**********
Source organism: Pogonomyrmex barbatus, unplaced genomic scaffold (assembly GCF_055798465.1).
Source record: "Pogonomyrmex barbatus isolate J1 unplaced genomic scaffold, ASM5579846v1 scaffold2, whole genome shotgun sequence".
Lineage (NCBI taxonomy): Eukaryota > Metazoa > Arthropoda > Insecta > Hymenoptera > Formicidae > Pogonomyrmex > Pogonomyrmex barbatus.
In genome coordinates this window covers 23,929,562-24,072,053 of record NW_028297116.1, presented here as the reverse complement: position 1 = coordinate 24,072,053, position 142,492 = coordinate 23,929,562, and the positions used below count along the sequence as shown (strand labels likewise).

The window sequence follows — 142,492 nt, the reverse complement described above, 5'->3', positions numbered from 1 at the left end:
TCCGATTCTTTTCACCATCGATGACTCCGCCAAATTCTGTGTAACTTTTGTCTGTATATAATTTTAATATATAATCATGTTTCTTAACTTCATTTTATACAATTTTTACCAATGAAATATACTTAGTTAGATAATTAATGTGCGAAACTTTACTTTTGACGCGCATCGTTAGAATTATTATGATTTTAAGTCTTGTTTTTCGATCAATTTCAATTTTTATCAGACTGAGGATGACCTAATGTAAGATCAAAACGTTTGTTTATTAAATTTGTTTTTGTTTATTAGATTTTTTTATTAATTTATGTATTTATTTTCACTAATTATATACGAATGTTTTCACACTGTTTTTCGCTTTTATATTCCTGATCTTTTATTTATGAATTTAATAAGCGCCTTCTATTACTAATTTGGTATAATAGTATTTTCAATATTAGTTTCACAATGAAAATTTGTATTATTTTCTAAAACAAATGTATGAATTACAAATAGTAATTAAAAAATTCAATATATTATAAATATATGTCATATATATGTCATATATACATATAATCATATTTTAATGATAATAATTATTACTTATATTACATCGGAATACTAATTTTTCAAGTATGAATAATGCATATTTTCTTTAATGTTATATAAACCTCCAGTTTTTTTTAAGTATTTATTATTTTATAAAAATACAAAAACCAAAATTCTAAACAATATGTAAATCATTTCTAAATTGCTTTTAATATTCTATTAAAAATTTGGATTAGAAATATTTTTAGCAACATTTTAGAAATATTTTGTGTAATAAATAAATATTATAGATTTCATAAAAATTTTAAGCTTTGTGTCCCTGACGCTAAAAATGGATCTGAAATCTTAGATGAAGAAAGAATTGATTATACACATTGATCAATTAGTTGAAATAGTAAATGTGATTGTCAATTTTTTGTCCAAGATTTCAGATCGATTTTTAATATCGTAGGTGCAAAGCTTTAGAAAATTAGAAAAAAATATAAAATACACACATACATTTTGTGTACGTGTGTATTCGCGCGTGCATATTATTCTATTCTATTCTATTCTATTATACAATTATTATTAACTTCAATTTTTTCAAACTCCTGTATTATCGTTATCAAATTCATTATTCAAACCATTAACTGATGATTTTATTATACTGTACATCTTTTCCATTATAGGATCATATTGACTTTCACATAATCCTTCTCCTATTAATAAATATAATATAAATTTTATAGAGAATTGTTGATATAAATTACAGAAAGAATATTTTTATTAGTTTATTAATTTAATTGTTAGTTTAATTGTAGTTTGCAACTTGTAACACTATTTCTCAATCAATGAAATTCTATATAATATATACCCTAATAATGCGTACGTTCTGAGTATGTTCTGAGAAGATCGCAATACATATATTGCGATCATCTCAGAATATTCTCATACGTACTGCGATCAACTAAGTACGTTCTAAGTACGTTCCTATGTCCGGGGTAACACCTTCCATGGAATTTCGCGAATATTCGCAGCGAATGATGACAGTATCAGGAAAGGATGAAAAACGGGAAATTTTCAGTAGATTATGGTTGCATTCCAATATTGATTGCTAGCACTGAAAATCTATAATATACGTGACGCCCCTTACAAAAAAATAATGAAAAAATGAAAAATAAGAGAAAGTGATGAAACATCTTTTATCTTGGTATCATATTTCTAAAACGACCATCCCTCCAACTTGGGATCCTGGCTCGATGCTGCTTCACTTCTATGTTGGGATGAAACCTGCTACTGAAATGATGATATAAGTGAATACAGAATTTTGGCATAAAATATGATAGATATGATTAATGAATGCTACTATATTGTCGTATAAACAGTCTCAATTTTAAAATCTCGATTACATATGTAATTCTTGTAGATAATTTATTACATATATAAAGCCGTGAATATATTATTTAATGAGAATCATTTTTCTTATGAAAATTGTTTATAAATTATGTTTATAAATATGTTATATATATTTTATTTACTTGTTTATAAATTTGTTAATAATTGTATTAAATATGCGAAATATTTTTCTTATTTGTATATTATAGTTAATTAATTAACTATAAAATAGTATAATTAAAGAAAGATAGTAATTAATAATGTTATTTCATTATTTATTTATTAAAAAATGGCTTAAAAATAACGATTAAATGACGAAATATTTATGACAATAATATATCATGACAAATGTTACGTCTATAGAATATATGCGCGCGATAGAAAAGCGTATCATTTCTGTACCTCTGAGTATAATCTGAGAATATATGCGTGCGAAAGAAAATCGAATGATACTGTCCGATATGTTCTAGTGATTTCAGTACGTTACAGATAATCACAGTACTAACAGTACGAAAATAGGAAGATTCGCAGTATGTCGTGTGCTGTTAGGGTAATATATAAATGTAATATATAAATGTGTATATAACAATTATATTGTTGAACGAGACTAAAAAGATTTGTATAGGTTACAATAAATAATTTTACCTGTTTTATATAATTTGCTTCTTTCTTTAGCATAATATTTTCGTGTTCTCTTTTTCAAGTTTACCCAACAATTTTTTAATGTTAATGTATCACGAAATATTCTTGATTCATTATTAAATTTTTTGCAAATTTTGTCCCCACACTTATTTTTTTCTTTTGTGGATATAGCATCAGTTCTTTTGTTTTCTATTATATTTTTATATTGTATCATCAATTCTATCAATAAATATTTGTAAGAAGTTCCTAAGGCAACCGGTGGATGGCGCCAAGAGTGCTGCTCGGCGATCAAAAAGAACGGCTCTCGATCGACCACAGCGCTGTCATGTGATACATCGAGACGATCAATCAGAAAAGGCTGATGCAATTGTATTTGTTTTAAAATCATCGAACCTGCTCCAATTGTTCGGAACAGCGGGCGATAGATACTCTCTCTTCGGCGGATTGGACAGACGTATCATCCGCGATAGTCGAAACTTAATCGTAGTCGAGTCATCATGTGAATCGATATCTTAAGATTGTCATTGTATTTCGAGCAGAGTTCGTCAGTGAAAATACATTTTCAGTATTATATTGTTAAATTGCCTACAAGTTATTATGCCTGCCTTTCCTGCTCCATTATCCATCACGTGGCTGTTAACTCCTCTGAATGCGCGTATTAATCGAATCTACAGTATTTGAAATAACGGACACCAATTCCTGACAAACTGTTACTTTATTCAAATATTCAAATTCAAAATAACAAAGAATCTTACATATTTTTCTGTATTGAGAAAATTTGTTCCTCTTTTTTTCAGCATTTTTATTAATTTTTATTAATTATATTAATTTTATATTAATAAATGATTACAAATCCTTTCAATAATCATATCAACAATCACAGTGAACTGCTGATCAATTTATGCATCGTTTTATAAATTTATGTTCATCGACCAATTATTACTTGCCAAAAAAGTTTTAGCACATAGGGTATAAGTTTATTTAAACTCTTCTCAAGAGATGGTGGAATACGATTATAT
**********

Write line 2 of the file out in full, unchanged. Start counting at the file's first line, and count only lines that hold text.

Source record: "Pogonomyrmex barbatus isolate J1 unplaced genomic scaffold, ASM5579846v1 scaffold2, whole genome shotgun sequence".